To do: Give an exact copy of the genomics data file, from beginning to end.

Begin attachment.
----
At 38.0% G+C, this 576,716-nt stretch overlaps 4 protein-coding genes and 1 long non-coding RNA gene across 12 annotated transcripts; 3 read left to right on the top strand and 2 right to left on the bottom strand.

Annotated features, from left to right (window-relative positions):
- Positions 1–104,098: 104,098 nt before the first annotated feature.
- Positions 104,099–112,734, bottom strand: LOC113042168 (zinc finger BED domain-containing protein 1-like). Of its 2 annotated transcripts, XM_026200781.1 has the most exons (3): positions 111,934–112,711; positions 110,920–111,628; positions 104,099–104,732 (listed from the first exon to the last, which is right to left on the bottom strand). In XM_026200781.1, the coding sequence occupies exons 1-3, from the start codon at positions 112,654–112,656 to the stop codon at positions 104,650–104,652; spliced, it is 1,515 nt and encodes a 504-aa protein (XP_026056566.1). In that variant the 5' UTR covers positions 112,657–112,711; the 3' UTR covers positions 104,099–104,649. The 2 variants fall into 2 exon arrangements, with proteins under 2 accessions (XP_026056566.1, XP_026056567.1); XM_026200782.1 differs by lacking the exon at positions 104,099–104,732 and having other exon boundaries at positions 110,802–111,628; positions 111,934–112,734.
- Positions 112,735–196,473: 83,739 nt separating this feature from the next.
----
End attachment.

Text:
At 38.0% G+C, this 576,716-nt stretch overlaps 4 protein-coding genes and 1 long non-coding RNA gene across 12 annotated transcripts; 3 read left to right on the top strand and 2 right to left on the bottom strand.

Annotated features, from left to right (window-relative positions):
- Positions 1–104,098: 104,098 nt before the first annotated feature.
- Positions 104,099–112,734, bottom strand: LOC113042168 (zinc finger BED domain-containing protein 1-like). Of its 2 annotated transcripts, XM_026200781.1 has the most exons (3): positions 111,934–112,711; positions 110,920–111,628; positions 104,099–104,732 (listed from the first exon to the last, which is right to left on the bottom strand). In XM_026200781.1, the coding sequence occupies exons 1-3, from the start codon at positions 112,654–112,656 to the stop codon at positions 104,650–104,652; spliced, it is 1,515 nt and encodes a 504-aa protein (XP_026056566.1). In that variant the 5' UTR covers positions 112,657–112,711; the 3' UTR covers positions 104,099–104,649. The 2 variants fall into 2 exon arrangements, with proteins under 2 accessions (XP_026056566.1, XP_026056567.1); XM_026200782.1 differs by lacking the exon at positions 104,099–104,732 and having other exon boundaries at positions 110,802–111,628; positions 111,934–112,734.
- Positions 112,735–196,473: 83,739 nt separating this feature from the next.